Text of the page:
Study: Red meat raises breast cancer risk

April 4, 2007

A British study suggested that consuming even small portions of red meat can increase the risk of breast cancer in older woman by 56 percent.

The study, conducted by researchers at the University of Leeds, found that women who consumed as little as 2 ounces of red beef, lamb or pork a day experienced a higher level of risk and post-menopausal women who ate at least 3.6 ounces of processed meats daily had an increased risk of 64 percent, The Telegraph reported Wednesday.

The research involved 35,000 women between the ages of 35 and 69 who were observed over the course of eight years.

The researchers said their findings were adjusted to take into account smoking, weight, fruit and vegetable intake, class, education and hormone replacement therapy.

"The findings are robust. Whatever we adjusted the data for we could still find an association," said lead researcher Janet Cade. "Women consuming the most total meat, red meat and processed meat were at the highest risk compared with non-meat eaters, although red and processed meat were only statistically significant post-menopausally."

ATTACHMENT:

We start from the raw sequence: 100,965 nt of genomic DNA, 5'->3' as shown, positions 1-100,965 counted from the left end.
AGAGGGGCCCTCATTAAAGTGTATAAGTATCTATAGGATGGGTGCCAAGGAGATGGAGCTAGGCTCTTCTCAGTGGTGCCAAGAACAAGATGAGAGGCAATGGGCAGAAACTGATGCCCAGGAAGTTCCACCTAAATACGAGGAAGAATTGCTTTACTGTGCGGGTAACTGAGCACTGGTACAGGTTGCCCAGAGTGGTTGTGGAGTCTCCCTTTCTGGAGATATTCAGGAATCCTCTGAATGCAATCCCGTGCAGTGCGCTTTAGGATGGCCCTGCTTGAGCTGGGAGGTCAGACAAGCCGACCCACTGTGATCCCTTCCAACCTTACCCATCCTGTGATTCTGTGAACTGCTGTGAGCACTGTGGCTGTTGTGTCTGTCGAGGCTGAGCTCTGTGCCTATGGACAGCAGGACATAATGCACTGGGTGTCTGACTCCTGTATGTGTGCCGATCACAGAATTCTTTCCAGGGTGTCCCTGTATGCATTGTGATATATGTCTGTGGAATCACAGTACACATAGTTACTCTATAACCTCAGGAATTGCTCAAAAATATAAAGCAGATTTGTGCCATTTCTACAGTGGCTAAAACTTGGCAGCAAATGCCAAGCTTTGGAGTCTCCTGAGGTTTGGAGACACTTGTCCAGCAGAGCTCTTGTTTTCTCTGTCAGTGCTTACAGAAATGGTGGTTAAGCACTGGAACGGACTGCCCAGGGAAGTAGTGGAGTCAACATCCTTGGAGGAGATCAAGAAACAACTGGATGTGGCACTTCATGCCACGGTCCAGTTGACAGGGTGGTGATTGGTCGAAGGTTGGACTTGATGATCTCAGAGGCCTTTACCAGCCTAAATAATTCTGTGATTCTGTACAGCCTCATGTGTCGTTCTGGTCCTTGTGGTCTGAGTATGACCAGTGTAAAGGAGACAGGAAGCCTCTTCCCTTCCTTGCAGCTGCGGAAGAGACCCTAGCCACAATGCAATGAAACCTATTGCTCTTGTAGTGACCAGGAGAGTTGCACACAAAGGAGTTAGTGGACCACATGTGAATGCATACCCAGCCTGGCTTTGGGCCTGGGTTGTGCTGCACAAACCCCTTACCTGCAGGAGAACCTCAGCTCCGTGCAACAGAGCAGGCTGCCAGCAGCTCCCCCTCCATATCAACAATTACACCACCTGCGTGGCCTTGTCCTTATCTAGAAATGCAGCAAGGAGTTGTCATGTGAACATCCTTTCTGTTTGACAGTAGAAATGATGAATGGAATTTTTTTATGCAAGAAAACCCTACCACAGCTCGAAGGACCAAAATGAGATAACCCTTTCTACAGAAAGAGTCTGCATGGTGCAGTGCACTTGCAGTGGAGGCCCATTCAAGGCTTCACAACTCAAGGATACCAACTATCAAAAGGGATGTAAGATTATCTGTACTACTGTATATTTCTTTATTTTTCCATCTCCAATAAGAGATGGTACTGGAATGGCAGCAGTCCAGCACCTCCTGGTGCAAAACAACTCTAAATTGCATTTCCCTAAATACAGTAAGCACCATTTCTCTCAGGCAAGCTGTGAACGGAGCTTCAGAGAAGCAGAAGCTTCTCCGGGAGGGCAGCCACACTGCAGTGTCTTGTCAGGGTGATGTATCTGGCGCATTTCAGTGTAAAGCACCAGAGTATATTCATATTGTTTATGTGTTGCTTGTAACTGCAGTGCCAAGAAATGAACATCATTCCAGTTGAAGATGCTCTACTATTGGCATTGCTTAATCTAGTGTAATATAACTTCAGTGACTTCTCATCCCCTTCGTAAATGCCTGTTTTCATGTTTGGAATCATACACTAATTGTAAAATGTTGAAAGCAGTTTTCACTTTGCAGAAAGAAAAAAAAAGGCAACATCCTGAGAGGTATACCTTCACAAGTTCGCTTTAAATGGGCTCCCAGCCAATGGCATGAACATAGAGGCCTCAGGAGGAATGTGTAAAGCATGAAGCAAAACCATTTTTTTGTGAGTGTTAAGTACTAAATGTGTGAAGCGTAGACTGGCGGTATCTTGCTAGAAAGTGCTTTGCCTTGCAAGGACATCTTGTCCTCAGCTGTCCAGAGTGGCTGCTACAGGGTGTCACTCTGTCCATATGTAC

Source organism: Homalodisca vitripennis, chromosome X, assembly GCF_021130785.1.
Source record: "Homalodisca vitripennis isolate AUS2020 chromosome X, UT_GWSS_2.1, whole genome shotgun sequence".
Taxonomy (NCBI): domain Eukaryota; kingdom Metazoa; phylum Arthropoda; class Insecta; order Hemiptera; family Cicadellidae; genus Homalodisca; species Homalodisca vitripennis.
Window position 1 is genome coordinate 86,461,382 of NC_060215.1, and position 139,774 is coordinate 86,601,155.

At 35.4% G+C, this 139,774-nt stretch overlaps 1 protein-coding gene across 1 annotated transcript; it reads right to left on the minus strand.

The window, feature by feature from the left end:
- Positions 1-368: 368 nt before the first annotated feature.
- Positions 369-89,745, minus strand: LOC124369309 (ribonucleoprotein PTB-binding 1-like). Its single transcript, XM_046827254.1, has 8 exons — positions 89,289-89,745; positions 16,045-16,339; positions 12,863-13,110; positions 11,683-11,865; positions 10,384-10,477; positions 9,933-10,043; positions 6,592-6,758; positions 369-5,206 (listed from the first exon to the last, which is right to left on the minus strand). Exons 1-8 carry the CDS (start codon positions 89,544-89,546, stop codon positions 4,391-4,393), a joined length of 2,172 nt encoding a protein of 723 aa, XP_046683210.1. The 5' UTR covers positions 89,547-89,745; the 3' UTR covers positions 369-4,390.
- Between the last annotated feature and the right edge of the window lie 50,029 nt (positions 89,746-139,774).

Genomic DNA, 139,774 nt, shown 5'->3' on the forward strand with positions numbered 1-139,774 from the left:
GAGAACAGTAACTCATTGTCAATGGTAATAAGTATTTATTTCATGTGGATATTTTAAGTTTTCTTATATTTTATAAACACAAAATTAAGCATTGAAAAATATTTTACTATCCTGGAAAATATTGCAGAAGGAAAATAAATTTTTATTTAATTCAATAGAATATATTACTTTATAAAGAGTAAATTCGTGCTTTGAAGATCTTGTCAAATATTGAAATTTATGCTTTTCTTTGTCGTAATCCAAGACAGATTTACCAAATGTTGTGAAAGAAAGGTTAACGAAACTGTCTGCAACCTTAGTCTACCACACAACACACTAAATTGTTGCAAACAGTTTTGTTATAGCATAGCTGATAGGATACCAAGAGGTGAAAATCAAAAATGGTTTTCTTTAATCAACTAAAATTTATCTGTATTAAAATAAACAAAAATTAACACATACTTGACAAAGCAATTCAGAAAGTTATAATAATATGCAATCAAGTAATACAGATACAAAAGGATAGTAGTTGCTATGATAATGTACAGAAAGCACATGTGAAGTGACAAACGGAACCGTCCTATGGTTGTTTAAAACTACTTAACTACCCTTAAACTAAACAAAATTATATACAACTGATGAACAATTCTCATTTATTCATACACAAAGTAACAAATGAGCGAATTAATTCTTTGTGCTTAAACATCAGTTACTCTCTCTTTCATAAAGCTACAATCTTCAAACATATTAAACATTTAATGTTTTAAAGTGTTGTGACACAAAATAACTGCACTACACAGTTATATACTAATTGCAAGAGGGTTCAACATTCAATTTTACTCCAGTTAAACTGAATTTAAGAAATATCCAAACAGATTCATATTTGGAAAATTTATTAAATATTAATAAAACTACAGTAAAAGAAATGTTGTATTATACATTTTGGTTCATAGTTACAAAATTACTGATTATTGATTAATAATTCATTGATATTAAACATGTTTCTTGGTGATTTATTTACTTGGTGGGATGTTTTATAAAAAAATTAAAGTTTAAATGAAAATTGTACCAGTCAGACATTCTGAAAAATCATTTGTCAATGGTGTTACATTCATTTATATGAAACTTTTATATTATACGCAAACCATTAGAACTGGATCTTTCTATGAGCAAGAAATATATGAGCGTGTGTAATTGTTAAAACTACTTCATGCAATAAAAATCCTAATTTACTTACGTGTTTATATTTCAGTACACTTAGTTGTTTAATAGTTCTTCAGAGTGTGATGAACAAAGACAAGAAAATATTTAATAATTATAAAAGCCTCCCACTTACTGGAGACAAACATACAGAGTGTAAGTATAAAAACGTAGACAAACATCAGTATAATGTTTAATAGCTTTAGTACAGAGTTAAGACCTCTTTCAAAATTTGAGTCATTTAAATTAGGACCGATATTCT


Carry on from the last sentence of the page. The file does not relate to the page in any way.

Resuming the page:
Copyright 2007 by United Press International

Explore further: Choosing healthier protein-rich foods instead of red and processed meats may reduce heart disease

Related Stories

First invasive lionfish discovered in Brazil

April 22, 2015

A single fish caught with a hand spear off the Brazilian coast is making big waves across the entire southwestern Atlantic. In May 2014, a group of recreational divers spotted an adult lionfish—the voracious invader Pterois ...

Ethiopia's 'Iron Lion Zion' cats fading fast

March 10, 2015

Ethiopia's black-maned lions once represented a former emperor, "Lion of Judah" Haile Selassie, and were immortalised in a song by reggae legend Bob Marley. Today, they struggle for survival.

Recommended for you

How the finch changes its tune

August 3, 2015

Like top musicians, songbirds train from a young age to weed out errors and trim variability from their songs, ultimately becoming consistent and reliable performers. But as with human musicians, even the best are not machines. ...

Machine Translates Thoughts into Speech in Real Time

December 21, 2009

(PhysOrg.com) -- By implanting an electrode into the brain of a person with locked-in syndrome, scientists have demonstrated how to wirelessly transmit neural signals to a speech synthesizer. The "thought-to-speech" process ...

0 comments

Please sign in to add a comment. Registration is free, and takes less than a minute. Read more

Click here to reset your password.
Sign in to get notified via email when new comments are made.